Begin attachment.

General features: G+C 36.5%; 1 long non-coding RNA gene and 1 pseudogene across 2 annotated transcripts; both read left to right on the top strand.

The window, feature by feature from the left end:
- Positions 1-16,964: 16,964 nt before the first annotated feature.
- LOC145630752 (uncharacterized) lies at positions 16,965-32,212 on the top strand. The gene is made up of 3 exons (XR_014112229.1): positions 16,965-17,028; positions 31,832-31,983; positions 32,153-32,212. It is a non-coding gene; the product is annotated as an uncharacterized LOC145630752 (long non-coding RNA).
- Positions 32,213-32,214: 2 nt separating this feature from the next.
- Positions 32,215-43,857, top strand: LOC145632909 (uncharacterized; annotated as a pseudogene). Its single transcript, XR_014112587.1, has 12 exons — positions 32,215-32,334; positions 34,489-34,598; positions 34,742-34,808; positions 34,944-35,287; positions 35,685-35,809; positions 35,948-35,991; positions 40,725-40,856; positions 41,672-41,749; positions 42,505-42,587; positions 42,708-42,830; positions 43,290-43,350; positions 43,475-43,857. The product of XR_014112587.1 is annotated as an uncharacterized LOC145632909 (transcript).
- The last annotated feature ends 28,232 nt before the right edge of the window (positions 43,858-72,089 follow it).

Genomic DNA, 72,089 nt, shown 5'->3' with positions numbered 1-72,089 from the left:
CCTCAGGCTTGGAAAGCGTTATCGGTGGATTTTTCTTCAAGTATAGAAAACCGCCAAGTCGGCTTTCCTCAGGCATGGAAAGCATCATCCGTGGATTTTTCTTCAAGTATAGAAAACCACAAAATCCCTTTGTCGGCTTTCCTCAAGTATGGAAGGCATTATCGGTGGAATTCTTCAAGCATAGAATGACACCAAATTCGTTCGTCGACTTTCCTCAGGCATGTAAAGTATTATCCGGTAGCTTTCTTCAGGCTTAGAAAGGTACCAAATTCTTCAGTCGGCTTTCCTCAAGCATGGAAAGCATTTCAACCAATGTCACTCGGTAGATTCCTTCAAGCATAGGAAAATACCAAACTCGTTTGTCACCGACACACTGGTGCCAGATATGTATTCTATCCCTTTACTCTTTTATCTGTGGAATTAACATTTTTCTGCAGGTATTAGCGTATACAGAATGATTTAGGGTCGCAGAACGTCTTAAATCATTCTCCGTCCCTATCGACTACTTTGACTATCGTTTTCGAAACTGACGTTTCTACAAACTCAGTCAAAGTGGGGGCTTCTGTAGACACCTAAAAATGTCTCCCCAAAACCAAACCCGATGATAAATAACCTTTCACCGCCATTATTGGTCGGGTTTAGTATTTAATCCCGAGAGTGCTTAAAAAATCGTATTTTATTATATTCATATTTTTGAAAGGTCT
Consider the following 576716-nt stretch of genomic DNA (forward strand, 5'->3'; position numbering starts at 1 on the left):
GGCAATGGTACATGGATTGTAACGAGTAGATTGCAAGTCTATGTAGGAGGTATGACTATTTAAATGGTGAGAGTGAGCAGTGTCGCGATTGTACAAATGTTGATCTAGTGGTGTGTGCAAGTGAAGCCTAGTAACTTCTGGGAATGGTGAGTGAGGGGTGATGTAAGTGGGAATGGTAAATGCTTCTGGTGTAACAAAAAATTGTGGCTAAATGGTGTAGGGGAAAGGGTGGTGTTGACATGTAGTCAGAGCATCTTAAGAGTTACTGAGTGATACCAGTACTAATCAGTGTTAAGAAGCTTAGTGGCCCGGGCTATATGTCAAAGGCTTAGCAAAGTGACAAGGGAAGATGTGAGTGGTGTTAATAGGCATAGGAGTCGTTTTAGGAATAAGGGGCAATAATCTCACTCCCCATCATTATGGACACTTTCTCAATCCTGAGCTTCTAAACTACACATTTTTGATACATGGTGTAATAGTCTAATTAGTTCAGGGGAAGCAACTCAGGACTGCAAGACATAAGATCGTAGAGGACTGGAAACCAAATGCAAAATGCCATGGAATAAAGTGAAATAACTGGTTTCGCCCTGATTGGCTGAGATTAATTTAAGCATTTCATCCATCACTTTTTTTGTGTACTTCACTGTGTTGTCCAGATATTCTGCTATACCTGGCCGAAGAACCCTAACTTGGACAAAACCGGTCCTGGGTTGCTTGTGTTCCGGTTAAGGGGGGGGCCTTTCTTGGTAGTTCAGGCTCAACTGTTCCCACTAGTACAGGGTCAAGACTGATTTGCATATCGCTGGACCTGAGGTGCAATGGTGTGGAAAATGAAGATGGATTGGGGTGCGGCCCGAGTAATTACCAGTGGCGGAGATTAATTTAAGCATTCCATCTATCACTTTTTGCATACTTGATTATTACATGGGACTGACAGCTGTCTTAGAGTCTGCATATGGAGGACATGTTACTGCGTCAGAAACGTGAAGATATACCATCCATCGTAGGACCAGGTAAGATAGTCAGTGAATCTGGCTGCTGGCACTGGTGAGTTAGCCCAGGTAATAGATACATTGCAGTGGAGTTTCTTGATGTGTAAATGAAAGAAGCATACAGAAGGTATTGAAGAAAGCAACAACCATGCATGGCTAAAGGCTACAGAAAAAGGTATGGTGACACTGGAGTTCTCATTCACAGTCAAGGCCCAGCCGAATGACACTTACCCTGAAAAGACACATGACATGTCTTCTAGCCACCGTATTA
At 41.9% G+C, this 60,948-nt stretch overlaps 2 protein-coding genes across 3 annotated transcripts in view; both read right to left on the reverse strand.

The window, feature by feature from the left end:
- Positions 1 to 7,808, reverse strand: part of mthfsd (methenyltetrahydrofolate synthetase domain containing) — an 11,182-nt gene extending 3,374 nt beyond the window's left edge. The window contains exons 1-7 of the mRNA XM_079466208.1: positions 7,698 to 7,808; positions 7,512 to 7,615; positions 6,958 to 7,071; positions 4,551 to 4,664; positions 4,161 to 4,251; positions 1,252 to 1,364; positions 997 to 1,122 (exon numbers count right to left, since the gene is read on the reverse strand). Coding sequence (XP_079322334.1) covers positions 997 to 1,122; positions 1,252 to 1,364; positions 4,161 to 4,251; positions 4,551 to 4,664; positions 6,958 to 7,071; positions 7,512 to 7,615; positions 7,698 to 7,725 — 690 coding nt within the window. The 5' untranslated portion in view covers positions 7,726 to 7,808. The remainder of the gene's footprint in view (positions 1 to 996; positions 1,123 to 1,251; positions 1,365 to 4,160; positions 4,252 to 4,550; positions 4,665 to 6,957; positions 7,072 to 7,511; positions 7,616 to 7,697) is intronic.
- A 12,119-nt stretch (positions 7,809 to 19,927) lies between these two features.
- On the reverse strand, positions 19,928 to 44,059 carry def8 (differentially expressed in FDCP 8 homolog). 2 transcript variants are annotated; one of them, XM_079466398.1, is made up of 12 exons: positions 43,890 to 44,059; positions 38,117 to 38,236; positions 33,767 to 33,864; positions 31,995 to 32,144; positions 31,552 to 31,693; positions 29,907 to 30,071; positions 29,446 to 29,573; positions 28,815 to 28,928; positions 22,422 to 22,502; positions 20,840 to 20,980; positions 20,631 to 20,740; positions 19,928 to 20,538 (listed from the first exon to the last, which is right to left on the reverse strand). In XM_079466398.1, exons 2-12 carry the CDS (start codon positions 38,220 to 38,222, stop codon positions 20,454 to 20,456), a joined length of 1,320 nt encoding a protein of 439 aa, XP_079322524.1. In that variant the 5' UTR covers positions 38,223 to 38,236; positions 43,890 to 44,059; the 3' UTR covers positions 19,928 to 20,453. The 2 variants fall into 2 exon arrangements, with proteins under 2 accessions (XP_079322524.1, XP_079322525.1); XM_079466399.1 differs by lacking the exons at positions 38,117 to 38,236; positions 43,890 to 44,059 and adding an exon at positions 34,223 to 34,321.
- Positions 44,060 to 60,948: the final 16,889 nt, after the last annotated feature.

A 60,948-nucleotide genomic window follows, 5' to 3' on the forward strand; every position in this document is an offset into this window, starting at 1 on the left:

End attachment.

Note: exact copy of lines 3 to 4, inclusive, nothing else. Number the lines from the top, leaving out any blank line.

- Positions 1-16,964: 16,964 nt before the first annotated feature.
- LOC145630752 (uncharacterized) lies at positions 16,965-32,212 on the top strand. The gene is made up of 3 exons (XR_014112229.1): positions 16,965-17,028; positions 31,832-31,983; positions 32,153-32,212. It is a non-coding gene; the product is annotated as an uncharacterized LOC145630752 (long non-coding RNA).